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Cryptocurrency Markets Are Juicy Targets for Hackers: Timeline

Japanese Crypto-Exchange Hacked for Almost $500M

The $500 million heist of digital tokens from Japanese exchange Coincheck Inc. on Friday is remarkable for its sheer size, but thefts in the lightly regulated world of cryptocurrencies are woefully frequent.

In less than a decade, hackers have stolen $1.2 billion worth of Bitcoin and Ether, two of the most popular digital currencies, according to Lex Sokolin, global director of fintech strategy at Autonomous Research LLP. If measured at today’s elevated prices, the figure would be much higher.

Here’s a look at some of the biggest thefts since 2012.

December 2017

  • NiceHash, a crypto-mining marketplace based in Slovenia, said on its Facebook page that its payment system was compromised and as much as $63 million worth of Bitcoin was stolen. The firm added extra security measures and sought the community’s help to analyze the breach.
  • Youbit said it would file for bankruptcy hours after losing 17 percent of its assets in a cyberattack. The South Korean exchange had suffered what it called an “accident” in April and its owner encouraged clients to keep their tokens in a safer form. South Korean investigators are looking into North Korea’s possible involvement in the hack.

November 2017

  • A security hole in the Parity Wallet resulted in losses of about $155 million, including in Ether and other tokens.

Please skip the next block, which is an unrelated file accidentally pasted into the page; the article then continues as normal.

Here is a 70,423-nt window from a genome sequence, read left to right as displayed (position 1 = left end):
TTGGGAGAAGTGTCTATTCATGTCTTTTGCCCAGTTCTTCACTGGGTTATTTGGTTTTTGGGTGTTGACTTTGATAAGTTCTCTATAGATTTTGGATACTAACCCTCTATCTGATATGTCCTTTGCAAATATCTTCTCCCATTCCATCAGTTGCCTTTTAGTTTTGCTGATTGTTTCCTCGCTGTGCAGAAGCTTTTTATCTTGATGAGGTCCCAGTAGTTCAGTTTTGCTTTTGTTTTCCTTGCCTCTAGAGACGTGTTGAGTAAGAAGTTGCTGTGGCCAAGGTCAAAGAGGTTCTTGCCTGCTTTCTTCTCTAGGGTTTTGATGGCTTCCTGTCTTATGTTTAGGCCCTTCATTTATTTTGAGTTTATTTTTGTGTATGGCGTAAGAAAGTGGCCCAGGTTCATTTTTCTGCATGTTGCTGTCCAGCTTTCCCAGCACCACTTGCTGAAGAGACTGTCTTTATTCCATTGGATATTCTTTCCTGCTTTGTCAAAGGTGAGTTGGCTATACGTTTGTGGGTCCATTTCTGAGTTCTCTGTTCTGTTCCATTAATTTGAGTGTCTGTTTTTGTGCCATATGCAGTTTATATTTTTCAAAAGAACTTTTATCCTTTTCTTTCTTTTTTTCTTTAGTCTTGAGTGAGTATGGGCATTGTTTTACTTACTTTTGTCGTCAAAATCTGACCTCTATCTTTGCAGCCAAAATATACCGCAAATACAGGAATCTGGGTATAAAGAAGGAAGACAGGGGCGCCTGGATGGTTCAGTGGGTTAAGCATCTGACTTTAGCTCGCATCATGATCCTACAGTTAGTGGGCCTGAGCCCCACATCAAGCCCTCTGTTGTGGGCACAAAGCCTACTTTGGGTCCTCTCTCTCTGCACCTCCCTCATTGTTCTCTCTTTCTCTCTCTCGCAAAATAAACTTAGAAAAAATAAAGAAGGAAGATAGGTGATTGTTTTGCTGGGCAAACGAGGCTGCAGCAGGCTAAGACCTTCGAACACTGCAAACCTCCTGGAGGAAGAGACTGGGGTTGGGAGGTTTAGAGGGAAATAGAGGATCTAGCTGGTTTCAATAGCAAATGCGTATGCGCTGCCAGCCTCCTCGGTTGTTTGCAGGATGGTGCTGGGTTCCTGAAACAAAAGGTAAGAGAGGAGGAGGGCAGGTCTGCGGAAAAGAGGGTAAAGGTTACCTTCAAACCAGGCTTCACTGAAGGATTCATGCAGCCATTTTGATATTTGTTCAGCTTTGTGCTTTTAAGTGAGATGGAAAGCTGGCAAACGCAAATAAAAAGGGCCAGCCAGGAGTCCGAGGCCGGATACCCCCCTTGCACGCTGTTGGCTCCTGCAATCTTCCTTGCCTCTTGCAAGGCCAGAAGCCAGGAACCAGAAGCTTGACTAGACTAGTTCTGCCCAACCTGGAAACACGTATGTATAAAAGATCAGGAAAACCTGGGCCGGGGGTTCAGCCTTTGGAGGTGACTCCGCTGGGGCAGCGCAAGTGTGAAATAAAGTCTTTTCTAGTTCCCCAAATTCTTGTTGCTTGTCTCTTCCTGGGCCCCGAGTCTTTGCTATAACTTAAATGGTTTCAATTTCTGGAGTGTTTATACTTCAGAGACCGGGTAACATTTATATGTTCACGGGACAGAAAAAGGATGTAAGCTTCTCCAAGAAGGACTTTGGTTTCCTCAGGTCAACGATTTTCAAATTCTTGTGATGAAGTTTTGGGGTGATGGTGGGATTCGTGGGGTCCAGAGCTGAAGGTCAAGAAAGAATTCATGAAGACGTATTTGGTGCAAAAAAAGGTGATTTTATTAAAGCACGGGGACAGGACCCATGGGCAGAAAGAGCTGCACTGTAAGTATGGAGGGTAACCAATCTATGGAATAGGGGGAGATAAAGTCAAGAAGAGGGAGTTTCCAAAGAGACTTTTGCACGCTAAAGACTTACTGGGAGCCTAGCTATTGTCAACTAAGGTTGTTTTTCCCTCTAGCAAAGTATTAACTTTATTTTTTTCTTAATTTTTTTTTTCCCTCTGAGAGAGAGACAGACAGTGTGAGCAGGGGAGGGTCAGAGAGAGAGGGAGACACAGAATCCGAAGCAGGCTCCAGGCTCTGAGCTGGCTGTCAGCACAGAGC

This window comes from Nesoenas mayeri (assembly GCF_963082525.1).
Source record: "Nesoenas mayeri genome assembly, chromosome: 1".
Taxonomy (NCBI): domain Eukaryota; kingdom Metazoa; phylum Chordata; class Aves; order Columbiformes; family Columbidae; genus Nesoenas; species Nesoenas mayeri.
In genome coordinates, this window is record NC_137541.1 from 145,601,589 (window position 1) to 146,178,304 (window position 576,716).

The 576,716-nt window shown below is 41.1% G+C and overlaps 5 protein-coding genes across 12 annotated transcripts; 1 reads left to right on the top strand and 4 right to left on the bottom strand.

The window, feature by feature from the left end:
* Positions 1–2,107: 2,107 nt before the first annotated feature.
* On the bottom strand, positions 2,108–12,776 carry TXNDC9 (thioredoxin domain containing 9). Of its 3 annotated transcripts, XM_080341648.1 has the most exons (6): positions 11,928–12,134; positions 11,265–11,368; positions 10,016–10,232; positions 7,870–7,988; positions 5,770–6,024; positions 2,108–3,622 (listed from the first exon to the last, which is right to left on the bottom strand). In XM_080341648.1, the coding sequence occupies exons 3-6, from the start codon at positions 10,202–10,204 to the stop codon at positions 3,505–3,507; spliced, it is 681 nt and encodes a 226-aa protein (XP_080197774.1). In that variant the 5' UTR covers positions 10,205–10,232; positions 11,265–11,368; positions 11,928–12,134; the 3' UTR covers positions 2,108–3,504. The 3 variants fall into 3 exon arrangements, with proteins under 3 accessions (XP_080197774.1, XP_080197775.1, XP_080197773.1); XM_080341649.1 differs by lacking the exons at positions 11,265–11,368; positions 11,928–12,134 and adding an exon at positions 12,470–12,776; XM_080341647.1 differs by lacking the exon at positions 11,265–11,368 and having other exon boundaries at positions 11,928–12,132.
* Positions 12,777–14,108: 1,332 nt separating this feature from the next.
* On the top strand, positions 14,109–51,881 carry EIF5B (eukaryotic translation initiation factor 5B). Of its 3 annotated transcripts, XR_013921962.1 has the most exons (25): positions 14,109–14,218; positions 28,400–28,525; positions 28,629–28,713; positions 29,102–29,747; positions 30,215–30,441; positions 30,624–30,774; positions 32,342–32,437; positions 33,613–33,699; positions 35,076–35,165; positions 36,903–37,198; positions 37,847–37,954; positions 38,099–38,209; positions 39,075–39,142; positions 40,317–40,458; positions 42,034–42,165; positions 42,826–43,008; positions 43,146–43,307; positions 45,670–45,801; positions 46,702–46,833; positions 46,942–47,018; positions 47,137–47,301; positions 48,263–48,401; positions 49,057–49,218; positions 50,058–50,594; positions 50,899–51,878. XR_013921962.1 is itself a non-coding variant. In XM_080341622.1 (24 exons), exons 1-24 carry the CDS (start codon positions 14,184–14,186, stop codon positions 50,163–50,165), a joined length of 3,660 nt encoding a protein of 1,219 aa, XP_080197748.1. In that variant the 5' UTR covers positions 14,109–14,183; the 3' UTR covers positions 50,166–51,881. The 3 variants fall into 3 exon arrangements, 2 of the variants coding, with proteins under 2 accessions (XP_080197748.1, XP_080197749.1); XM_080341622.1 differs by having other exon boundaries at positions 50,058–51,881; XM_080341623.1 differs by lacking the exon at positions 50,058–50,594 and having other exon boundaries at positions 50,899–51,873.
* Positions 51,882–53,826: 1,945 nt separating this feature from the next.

• The company behind Tether said a “malicious” attacker stole $31 million worth of the cryptocurrency and sent them to an unauthorized Bitcoin address.

July 2017

  • A group calling itself the White Hat Group exploited a bug in the Parity Wallet software and attempted to launder stolen Ether, valued at about $30 million according to Security Week, through exchanges.
  • Just minutes after CoinDash’s launch of an initial coin offering, hackers made off with as much as $6.6 million worth of Ether. The Israel-based firm terminated its token sale. 

April 2017

  • A Bithumb contract worker’s personal computer that stored customers’ data files was hacked, resulting in the leak of personal and trading information of more than 30,000 users. The South Korean crypto-exchange was fined 58.5 million won ($55,000) by the local regulator for the breach.

August 2016

  • Bitfinex said hackers took 119,756 Bitcoin, valued at about $65 million. In April 2017, the exchange said it had repaid all customers.

June 2016

  • Decentralized Autonomous Organization, a leaderless venture-capital fund and what was then the highest-profile project using Ethereum, was hacked. About $50 million of members’ contributions to the fund were siphoned off.

May 2016

  • Hong Kong-based Gatecoin had about $2 million in Bitcoin and Ether stolen following a cyberattack.

March 2015

  • Two former U.S. federal agents who helped probe the illegal Silk Road Internet drug emporium were charged with wrongfully pocketing hundreds of thousands of dollars in Bitcoin.

January 2015

  • Bitstamp’s Chief Executive Officer reassured customers that the bulk of their Bitcoins were safe after $5 million the coins were stolen, according to a Fortune report.

February 2014

  • Mt. Gox, once the world’s biggest Bitcoin exchange, reported that tokens valued at about $480 million had gone missing. The firm filed for bankruptcy in Japan and the U.S., and said the disappearance was probably the result of a “massive theft.”

September 2012

  • BitFloor, based in New York, lost about $250,000 in Bitcoin after it was hacked. Months later in April 2013, the exchange announced it would shut and refund customer deposits, Bitcoin Magazine reported.

— With assistance by Benjamin Robertson

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